Have you encountered a proposed project plan that wasn’t considered credible, either by the project team itself or by the organization’s sponsors and executives? Developing workable plans when funding is lean, time is tight, and your group is already buried in other projects can leave you in a precarious spot. But though gathering the right kind of data to ensure your plan is solid takes effort and energy, the results from cutting corners during the plan development process are often far worse. Project managers and their internal groups run the risk of inflicting serious damage on their reputations—along with hampering their project’s chances at success—if a plan isn’t believable.
To maintain the senior leadership group’s trust and protect your team’s standing as knowledgeable project professionals, it’s imperative your plans are consistently credible and authentic. By following the guidelines below, you can be confident your project plans reflect reliable facts, well-informed estimates, and an understanding of the factors that could influence your ability to successfully execute your project.
- It’s informed by detailed, up-to-date budget figures.
The use of old or vague financial data can erode the believability of your project plan. Copying budget information from a previous project—even if the two share similar scopes and achievables—is an easy way to save time but it’s likely to put your plan’s credibility in doubt. That sort of data quickly goes out of date, particularly if it doesn’t incorporate swings in labor or material prices over time, if the vendor has switched suppliers or reduced their availability for contract work, or if market demand for products or workers outstrips today’s supply. A credible project plan relies on budget estimates that are current and realistic.
- It’s built on accurate and complete task duration estimates.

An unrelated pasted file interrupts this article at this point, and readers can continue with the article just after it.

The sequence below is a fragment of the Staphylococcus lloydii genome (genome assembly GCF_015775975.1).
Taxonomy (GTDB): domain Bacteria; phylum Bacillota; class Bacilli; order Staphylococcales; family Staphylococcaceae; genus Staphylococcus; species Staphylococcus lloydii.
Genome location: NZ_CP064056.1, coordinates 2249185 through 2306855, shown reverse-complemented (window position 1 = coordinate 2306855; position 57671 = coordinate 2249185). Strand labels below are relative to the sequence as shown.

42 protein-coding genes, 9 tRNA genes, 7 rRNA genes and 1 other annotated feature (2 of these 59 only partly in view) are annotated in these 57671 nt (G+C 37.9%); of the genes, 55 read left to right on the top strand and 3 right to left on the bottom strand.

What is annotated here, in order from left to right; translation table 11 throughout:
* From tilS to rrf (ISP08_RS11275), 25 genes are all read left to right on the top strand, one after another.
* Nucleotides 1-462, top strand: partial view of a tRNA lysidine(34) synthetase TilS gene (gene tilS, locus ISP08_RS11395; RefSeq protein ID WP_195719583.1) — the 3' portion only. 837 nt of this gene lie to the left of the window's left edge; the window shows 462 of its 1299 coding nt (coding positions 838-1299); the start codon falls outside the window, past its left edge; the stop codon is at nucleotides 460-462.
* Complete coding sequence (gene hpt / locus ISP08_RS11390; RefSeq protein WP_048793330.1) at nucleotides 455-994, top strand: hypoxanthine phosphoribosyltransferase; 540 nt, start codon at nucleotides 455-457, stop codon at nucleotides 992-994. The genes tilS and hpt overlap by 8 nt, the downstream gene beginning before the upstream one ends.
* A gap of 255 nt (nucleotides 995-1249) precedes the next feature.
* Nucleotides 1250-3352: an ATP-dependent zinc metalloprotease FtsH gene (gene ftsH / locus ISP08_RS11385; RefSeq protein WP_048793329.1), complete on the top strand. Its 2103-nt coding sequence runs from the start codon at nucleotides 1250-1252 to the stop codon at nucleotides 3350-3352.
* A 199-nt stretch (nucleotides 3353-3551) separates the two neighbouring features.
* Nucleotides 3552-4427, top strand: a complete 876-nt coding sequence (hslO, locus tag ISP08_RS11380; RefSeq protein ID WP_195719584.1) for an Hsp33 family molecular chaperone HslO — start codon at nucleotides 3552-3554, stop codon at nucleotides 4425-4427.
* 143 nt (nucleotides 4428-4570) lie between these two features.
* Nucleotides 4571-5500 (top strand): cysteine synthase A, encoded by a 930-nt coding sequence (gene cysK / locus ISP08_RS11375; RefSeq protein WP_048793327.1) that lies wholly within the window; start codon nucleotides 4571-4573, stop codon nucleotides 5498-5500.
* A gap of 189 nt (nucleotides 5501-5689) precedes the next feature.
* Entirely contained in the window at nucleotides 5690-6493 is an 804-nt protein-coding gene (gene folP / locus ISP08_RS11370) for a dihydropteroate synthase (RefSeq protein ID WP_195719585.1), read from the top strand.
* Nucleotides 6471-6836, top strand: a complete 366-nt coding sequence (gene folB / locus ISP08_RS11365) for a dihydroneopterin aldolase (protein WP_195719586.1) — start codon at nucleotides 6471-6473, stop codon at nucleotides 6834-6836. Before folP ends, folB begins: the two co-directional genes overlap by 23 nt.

Your project plan’s credibility may be called into question if your timeline isn’t based on real-world task data. One of the primary components of a solid project plan is the use of task durations estimated by those individuals who will be doing the work. Their first-hand knowledge of how long activities typically take, and if conditions exist that have the potential to slow or delay their completion, is crucial to creating a project plan that’s rational and reasonable.
- Its development includes activity dependency data.
Participants in your project plan development process not only need to weigh in with timely and factual information on tasks that fall within their areas of responsibility, they also need to work together to ensure the entire activity flow is fully developed and orchestrated. A plan that calls for tasks to be executed simultaneously will quickly fall apart if that sequencing is impossible or unwise, for example. As you work with stakeholders to craft their task duration estimates, bring people together to discuss the workflows involved to confirm the plan accurately reflects the optimal progression of activities throughout the project’s lifecycle.
- It accounts for resource demands across your entire project portfolio.
Even if a project plan is realistic, it still may not be credible if it was developed in a vacuum. Project teams must take into consideration the resource, timing, and funding demands of the other projects in the organization’s portfolio. Without this additional layer of information, you may not be able to drive your plan to a successful completion. Have you double-booked key expertise within your project team? Do deadlines for the various functional areas conflict from one project to the next? Building your plan to accommodate realistic workloads, to address competing obligations and priorities, and to identify potential bottlenecks results in a proposal your stakeholders can trust.